The Second World War challenged the well-established circulation of cultural practices between France and Britain. But it also gave individuals, communities, states, and aspiring governments opportunities to invent new forms of international cultural promotion that straddled the national boundaries that the war had disrupted. Although London became the capital city of the main external Resistance movement Free France, the latter struggled to establish its cultural agenda in Britain, owing, on the one hand, to the British Council's control over French cultural policies and, on the other hand, to the activities of anti-Gaullist Resistance fighters based in London who ascribed different purposes to French arts. While the British Council and a few French individuals worked towards prolonging French cultural policies that had been in place since the interwar period, Free French promoted rather conservative and traditional images of France so as to reclaim French culture in the name of the Resistance.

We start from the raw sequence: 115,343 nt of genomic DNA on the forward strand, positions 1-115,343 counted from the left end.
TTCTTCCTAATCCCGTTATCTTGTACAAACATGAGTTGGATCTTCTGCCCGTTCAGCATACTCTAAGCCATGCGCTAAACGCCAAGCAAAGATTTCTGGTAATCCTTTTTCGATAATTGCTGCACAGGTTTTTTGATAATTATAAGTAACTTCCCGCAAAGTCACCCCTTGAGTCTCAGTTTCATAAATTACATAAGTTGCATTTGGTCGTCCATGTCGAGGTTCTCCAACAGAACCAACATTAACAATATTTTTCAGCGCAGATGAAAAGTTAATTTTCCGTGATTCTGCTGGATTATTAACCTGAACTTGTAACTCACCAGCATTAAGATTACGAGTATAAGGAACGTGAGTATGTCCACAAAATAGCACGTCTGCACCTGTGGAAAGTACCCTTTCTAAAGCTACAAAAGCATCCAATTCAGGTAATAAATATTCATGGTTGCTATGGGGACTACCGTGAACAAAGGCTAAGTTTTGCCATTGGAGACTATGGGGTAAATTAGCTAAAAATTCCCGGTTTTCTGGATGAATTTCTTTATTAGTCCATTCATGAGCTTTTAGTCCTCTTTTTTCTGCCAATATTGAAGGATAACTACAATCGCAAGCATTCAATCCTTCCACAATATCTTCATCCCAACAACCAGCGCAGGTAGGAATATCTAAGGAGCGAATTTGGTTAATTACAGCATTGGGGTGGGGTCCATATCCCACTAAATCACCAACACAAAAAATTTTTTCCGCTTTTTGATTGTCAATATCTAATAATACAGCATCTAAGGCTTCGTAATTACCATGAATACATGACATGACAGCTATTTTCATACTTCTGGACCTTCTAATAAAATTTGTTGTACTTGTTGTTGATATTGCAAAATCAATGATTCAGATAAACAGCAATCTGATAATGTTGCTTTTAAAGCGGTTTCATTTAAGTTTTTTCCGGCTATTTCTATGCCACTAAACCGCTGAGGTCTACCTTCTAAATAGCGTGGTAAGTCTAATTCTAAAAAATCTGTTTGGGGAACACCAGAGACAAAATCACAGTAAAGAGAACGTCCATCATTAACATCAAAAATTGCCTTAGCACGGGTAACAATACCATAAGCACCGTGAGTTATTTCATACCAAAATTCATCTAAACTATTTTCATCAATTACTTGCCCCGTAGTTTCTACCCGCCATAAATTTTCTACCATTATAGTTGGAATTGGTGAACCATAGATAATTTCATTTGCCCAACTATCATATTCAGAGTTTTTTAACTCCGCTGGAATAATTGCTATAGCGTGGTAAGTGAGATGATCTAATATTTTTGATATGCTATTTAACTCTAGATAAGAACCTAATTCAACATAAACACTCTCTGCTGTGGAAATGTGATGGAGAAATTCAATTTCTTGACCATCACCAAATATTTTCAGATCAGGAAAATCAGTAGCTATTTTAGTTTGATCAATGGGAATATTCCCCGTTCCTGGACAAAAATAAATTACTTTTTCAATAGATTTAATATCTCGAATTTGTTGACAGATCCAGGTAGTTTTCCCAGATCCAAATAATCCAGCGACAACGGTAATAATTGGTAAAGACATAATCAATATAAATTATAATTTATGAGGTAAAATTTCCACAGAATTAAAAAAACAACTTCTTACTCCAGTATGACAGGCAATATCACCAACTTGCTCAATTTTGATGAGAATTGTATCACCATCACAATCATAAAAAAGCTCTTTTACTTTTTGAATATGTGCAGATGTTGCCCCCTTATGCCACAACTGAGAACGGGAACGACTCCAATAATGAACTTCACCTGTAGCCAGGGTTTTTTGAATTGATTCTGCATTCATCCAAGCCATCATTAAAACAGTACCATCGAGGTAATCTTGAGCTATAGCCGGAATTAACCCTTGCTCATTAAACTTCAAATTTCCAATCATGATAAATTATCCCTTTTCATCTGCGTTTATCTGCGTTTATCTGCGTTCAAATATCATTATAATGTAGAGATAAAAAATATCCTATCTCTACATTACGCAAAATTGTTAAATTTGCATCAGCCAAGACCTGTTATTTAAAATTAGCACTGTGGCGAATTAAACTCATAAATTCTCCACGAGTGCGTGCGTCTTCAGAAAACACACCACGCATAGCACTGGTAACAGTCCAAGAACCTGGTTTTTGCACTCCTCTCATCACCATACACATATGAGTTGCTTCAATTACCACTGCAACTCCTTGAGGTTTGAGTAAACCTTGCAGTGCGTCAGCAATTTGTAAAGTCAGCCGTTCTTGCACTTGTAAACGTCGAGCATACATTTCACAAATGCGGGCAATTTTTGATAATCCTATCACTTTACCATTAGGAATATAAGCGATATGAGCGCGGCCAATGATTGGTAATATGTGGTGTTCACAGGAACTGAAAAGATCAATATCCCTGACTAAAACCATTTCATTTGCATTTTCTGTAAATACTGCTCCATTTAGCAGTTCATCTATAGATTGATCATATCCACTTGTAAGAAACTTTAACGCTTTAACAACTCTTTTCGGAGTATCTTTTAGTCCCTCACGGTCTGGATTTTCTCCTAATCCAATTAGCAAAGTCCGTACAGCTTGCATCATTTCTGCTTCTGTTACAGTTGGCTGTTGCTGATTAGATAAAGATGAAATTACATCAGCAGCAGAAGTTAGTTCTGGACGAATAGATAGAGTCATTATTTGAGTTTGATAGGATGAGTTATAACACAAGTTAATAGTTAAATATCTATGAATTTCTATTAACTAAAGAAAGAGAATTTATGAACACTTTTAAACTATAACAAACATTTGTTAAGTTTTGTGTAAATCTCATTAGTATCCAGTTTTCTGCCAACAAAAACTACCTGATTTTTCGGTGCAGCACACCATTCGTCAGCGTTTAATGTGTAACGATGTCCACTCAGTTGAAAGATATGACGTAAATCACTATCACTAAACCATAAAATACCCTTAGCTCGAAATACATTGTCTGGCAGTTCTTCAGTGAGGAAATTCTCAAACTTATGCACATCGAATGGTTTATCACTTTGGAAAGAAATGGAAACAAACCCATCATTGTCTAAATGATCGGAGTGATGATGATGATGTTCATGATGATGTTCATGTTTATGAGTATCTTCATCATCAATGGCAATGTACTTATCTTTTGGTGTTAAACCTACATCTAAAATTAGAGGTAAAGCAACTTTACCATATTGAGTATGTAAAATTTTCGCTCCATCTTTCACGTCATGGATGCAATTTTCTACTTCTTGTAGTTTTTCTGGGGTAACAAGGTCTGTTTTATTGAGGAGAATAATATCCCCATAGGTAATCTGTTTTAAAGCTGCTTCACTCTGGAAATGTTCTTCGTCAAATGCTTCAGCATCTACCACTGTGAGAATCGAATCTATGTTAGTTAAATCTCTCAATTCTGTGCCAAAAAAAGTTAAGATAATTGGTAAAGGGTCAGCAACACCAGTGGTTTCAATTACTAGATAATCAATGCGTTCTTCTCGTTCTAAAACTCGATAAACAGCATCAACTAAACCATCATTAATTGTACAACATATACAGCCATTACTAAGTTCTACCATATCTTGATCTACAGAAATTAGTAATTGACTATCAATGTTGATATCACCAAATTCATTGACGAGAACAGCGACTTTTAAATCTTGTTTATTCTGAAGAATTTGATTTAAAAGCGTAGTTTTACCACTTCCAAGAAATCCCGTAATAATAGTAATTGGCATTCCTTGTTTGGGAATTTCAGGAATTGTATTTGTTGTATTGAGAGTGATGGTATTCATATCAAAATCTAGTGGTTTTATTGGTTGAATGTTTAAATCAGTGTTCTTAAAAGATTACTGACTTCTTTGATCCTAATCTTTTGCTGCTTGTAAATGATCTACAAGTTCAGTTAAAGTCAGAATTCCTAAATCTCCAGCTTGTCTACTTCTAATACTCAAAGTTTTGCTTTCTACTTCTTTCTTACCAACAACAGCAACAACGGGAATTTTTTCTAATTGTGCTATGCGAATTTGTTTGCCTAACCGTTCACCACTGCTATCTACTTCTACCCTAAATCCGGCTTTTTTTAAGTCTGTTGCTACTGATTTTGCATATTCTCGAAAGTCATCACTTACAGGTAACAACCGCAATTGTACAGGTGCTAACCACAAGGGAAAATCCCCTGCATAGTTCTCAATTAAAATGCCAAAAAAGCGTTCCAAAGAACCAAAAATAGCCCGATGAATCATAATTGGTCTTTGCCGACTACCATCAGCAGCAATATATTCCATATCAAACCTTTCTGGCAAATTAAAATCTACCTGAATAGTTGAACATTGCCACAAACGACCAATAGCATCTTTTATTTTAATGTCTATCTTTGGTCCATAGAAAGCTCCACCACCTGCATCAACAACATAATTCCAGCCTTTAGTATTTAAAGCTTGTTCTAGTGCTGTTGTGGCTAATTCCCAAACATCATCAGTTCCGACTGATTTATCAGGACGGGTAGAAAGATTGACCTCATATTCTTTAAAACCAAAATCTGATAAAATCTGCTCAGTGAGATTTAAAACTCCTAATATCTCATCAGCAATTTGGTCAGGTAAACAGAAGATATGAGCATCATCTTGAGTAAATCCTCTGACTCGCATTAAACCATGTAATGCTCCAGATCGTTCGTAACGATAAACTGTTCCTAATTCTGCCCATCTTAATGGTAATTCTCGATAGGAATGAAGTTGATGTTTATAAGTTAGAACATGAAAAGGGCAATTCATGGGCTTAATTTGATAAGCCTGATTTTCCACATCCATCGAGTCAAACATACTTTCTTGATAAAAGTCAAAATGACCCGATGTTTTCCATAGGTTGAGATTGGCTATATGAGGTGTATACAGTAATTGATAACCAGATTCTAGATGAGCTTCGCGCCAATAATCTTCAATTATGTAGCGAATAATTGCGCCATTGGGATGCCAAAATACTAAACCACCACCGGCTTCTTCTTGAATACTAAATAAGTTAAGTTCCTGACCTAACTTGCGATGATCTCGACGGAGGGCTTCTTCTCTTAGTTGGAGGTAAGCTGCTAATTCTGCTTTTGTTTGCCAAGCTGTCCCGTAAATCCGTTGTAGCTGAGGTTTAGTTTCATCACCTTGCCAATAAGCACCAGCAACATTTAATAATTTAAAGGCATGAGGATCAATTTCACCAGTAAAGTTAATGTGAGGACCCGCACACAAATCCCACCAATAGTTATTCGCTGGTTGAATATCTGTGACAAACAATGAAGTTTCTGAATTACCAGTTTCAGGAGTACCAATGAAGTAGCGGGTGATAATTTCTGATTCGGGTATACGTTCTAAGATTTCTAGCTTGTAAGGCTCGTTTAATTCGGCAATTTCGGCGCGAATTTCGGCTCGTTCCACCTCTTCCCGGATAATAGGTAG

Charlotte Faucher is a British Academy postdoctoral fellow at the University of Manchester's History department (School of Arts, Languages and Cultures). She was awarded her Arts and Humanities Research Council funded Ph.D. in history from Queen Mary, University of London in 2016. She is currently preparing a monograph on French cultural diplomacy in Britain c.1870–1945 and has recently published an article on anti-Gaullism in wartime London, which appeared in Journal of Contemporary History. Email: firstname.lastname@example.org